What is your educational
background and resume?
I received my B.A., M.A. and Ph.D. from Northwestern University. The B.A. was in comparative literature. I read literature in English, French and German. … I learned English and German simultaneously, and then I learned French in school. The French and German are super rusty now. The M.A. and Ph.D. are in film studies.
What was your favorite
It was really stretching and taking classes in areas that were entirely new for me. … I tried to learn some new languages. I studied Italian. … I took classes in the history of religion. I took physics, art history. Really just pushing myself and discovering new ways of thinking about the world.
What are your plans
for sabbatical this fall?
I’ll be finishing a book I’ve been writing. It’s titled “Picturing the Abyss: Environmental Crisis and Visual Media.” The topic is related to the English 325: Studies in Film class I’m teaching this term on “Film and the Environment.”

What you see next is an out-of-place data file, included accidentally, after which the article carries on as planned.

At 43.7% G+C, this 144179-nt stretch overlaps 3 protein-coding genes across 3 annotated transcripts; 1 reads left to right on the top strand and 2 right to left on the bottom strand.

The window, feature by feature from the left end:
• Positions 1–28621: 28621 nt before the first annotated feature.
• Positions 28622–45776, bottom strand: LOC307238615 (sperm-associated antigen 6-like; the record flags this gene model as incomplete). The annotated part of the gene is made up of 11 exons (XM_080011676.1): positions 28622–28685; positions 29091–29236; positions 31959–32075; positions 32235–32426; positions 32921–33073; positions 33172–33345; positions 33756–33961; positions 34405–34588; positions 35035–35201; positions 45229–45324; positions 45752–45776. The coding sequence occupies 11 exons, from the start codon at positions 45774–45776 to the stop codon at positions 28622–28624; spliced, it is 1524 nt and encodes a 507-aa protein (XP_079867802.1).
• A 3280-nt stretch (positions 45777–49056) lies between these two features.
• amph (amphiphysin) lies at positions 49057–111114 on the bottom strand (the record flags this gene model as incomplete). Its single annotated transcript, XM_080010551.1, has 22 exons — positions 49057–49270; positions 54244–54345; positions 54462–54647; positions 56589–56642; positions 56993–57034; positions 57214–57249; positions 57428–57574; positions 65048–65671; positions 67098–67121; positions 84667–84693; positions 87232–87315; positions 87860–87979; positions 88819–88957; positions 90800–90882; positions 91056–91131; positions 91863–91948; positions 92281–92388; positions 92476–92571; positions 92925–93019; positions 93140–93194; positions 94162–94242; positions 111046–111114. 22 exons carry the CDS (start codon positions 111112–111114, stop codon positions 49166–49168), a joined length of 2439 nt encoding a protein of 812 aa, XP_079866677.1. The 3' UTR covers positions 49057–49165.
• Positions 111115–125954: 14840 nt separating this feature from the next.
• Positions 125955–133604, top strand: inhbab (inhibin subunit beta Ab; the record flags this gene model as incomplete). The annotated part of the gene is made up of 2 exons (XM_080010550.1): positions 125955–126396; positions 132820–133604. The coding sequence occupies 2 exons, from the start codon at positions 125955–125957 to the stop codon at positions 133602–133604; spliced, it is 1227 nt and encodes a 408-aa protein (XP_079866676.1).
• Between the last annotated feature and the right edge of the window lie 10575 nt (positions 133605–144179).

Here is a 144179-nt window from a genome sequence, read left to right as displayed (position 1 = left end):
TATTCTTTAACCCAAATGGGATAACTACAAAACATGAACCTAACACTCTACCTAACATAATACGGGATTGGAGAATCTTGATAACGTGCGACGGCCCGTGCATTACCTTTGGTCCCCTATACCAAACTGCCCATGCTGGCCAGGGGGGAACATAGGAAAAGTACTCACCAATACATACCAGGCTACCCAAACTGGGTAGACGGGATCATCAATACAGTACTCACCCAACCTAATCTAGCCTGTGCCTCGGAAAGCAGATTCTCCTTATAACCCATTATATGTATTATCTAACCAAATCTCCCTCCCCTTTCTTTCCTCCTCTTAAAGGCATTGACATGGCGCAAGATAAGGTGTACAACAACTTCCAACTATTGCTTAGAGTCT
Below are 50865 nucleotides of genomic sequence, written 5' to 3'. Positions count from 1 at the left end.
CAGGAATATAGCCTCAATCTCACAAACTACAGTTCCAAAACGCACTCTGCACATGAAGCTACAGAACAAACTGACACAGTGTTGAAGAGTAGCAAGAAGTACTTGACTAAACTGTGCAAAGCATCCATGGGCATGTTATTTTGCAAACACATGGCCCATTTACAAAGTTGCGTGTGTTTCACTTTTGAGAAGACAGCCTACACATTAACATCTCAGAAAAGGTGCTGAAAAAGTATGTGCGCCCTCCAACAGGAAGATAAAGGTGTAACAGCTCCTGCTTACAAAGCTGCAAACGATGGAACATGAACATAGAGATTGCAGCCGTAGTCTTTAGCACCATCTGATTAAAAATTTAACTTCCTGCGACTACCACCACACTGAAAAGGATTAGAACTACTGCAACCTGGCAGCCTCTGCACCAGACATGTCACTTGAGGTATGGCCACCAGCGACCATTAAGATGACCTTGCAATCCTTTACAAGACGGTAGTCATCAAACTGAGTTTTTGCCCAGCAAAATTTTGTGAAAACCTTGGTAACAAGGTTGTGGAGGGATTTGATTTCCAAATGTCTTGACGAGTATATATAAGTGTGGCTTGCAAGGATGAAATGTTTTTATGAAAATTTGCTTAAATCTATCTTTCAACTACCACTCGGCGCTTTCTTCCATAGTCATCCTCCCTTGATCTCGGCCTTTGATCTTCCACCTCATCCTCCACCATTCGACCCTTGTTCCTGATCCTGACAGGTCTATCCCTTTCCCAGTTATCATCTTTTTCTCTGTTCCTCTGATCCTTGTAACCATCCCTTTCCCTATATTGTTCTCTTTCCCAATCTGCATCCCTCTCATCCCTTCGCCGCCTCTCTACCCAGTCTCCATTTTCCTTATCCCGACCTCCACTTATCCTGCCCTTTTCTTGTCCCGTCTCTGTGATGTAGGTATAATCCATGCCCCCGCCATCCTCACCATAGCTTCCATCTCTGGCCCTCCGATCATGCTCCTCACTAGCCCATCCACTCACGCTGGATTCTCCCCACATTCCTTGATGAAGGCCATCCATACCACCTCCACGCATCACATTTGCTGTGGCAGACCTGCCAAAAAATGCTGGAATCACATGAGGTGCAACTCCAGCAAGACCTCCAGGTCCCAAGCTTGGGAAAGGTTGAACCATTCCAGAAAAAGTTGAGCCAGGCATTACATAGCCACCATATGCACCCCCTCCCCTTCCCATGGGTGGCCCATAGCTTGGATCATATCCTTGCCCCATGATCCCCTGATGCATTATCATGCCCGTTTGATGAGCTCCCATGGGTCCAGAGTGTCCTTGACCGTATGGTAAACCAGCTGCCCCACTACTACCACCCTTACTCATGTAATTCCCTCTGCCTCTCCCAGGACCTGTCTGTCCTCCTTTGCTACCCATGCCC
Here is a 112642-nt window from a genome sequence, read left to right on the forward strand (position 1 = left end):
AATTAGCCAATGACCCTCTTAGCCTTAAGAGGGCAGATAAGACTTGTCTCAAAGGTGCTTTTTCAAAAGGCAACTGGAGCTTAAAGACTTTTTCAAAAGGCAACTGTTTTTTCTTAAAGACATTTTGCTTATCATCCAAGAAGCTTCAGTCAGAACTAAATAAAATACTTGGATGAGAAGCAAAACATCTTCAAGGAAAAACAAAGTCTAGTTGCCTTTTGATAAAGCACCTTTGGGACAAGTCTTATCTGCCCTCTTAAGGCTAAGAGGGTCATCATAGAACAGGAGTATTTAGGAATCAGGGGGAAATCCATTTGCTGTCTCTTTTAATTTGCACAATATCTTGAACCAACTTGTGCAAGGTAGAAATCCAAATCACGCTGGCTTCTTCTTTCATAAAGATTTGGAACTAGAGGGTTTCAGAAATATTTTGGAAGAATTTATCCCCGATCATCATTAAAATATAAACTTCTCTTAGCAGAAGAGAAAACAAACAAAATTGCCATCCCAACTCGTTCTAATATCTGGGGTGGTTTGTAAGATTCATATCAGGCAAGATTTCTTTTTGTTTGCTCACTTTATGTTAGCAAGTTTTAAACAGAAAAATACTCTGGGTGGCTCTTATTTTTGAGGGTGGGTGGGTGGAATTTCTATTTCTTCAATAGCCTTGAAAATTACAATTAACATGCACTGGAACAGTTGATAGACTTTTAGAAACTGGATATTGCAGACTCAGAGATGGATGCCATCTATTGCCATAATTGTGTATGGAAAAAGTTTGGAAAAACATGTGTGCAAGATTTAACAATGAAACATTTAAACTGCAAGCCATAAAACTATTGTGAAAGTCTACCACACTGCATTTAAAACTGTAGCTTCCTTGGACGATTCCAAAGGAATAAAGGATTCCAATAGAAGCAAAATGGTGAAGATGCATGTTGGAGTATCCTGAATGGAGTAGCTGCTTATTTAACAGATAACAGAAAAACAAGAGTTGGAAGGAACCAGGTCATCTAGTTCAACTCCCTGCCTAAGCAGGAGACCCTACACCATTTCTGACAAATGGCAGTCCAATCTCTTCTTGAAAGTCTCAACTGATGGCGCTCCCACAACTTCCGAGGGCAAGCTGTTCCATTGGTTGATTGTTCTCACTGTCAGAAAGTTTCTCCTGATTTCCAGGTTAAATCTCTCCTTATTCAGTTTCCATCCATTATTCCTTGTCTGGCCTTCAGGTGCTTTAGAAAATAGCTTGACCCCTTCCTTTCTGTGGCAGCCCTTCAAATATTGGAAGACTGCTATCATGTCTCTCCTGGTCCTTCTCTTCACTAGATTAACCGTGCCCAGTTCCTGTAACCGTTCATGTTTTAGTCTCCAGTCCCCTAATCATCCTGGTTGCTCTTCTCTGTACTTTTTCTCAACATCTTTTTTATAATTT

What classes are you currently teaching?
I am teaching two film studies classes. … The History of Film from 1960 to the Present. The second class is Studies in Film – that’s on film and the environment. It’s the first time I’ve taught that topic and I’m enjoying it a lot. … Teaching film studies is a pure pleasure. The other class I teach is expository writing on the theme of animal rights. I truly enjoy teaching that class.
What class should all students take?
They should all take a writing class because writing is crucial no matter what career you choose. Writing is a wonderful way to focus your ideas, to think critically and make sense of this chaotic world.
What hobbies do you have?
I like to travel, hike, read books, watch movies, cook and I play the accordion. … I’ve been playing for about three years.
If you could live in the world of any novel, which would it be?
I would say any novel by the author Michael Ondaatje because his language is so beautiful and evocative that I would like to immerse myself into his world.
What advice would you give to FSU students?
Embrace the job of being a student. Your years at FSU are a remarkable opportunity to be part of a community of learners. Don’t cut corners. Don’t look for the easy way. Accept the challenge to work hard and continue to learn throughout your life. Read new books. Travel to new places. Learn a new language and try new things.